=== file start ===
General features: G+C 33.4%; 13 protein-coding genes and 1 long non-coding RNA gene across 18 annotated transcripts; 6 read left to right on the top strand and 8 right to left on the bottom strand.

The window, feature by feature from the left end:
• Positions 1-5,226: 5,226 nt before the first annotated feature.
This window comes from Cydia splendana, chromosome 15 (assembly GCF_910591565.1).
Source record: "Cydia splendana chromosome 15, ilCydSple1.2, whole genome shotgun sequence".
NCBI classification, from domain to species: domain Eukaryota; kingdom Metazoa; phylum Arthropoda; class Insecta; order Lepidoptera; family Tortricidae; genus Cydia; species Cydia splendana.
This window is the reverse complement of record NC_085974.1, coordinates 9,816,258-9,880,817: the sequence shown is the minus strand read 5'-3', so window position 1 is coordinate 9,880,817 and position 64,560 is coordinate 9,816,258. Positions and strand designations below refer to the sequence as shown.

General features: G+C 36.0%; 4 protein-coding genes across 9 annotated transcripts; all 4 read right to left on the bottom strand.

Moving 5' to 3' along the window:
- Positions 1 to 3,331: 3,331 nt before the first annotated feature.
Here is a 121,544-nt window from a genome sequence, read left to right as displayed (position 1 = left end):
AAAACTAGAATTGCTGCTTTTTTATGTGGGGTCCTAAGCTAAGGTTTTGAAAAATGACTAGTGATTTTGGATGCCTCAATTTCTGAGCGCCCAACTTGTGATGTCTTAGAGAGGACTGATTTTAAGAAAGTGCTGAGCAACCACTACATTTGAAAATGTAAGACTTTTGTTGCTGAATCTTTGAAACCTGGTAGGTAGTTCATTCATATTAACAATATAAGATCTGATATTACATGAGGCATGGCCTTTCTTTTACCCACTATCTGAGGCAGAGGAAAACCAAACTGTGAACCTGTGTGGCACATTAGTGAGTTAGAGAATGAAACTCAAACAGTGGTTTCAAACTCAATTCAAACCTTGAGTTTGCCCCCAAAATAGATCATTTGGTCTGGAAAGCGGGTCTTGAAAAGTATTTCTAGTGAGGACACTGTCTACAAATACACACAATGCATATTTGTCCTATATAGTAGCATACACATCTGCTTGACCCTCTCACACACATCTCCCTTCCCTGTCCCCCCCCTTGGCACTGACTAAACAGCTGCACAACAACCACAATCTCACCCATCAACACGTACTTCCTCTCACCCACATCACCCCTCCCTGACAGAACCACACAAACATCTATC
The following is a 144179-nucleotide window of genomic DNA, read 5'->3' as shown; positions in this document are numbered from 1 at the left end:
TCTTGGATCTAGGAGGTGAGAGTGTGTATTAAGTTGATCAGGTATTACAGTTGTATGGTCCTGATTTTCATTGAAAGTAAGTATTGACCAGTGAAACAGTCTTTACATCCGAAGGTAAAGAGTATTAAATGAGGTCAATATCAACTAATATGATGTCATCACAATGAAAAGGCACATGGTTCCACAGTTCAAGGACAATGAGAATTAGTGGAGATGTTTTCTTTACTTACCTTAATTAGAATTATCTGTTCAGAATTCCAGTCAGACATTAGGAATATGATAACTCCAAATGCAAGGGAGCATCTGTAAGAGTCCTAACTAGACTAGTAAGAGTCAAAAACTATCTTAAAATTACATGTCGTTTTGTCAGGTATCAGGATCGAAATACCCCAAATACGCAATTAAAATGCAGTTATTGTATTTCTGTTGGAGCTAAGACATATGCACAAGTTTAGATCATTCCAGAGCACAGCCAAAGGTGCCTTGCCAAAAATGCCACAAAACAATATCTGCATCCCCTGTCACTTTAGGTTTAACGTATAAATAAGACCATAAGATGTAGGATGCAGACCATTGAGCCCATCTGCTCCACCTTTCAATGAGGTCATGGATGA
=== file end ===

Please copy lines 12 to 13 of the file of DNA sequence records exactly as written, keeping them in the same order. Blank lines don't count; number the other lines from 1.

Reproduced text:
AAAACTAGAATTGCTGCTTTTTTATGTGGGGTCCTAAGCTAAGGTTTTGAAAAATGACTAGTGATTTTGGATGCCTCAATTTCTGAGCGCCCAACTTGTGATGTCTTAGAGAGGACTGATTTTAAGAAAGTGCTGAGCAACCACTACATTTGAAAATGTAAGACTTTTGTTGCTGAATCTTTGAAACCTGGTAGGTAGTTCATTCATATTAACAATATAAGATCTGATATTACATGAGGCATGGCCTTTCTTTTACCCACTATCTGAGGCAGAGGAAAACCAAACTGTGAACCTGTGTGGCACATTAGTGAGTTAGAGAATGAAACTCAAACAGTGGTTTCAAACTCAATTCAAACCTTGAGTTTGCCCCCAAAATAGATCATTTGGTCTGGAAAGCGGGTCTTGAAAAGTATTTCTAGTGAGGACACTGTCTACAAATACACACAATGCATATTTGTCCTATATAGTAGCATACACATCTGCTTGACCCTCTCACACACATCTCCCTTCCCTGTCCCCCCCCTTGGCACTGACTAAACAGCTGCACAACAACCACAATCTCACCCATCAACACGTACTTCCTCTCACCCACATCACCCCTCCCTGACAGAACCACACAAACATCTATC
The following is a 144179-nucleotide window of genomic DNA, read 5'->3' as shown; positions in this document are numbered from 1 at the left end: